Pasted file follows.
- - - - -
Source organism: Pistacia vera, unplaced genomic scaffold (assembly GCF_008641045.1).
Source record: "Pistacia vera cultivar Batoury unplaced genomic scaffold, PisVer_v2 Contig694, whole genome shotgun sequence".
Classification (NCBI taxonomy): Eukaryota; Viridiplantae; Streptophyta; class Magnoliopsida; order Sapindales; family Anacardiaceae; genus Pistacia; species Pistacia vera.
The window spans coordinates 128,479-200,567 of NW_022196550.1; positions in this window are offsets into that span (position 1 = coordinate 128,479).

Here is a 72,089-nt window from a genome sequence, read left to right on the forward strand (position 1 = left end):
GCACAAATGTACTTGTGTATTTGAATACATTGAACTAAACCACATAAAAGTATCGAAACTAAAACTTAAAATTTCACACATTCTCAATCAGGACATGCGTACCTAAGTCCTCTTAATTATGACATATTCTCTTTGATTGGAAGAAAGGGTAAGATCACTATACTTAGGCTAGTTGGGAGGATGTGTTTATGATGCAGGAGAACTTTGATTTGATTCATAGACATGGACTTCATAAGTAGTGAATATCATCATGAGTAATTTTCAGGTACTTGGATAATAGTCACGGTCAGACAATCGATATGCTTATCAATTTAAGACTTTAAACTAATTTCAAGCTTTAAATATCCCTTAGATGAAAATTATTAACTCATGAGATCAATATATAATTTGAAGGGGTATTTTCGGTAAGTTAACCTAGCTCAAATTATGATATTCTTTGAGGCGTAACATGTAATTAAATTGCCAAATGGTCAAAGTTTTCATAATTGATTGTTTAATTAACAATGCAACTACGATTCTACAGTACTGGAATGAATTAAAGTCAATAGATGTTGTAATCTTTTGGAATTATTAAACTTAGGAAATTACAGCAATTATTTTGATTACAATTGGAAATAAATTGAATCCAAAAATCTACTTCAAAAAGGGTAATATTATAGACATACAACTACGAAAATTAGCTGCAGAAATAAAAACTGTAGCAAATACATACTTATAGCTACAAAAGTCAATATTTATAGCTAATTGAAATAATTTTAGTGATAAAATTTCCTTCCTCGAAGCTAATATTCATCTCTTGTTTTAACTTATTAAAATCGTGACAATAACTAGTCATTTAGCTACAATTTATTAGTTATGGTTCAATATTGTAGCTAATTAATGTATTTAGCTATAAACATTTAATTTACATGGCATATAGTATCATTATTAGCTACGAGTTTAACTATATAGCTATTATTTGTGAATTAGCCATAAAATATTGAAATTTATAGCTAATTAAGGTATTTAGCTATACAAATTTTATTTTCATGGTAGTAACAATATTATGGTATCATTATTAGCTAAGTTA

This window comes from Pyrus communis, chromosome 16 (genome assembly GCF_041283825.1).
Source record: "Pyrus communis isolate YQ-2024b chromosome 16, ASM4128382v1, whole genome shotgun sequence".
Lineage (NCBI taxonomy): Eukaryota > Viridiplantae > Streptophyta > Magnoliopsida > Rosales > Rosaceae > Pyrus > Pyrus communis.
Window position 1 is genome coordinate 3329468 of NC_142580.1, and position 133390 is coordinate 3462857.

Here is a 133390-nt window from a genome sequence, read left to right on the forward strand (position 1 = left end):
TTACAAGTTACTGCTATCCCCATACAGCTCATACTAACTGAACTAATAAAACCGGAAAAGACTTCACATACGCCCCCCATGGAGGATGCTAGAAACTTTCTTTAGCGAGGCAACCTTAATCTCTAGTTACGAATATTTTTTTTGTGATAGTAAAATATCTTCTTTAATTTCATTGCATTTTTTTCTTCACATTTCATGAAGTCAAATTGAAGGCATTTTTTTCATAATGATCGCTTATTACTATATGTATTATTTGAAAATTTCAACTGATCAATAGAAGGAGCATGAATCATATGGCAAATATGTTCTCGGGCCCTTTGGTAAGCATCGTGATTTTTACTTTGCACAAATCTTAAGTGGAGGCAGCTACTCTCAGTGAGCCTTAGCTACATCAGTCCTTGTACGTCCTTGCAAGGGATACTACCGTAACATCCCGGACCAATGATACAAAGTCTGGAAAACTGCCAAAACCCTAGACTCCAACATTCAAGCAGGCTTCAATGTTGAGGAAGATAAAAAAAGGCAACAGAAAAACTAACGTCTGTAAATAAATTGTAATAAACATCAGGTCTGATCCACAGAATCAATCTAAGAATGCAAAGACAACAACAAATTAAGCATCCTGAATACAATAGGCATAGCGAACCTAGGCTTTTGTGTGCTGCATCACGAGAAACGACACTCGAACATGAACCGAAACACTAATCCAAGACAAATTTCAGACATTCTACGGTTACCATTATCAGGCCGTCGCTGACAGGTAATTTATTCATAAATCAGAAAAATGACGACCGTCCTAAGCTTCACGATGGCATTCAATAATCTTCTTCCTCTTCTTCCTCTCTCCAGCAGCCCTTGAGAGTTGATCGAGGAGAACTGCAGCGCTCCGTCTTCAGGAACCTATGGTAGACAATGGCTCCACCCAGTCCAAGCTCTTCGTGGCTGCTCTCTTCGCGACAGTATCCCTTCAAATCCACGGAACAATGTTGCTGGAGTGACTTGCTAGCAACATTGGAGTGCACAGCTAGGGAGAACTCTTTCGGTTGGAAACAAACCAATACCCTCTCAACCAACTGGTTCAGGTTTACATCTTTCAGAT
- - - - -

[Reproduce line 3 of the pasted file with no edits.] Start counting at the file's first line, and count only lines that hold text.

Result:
Classification (NCBI taxonomy): Eukaryota; Viridiplantae; Streptophyta; class Magnoliopsida; order Sapindales; family Anacardiaceae; genus Pistacia; species Pistacia vera.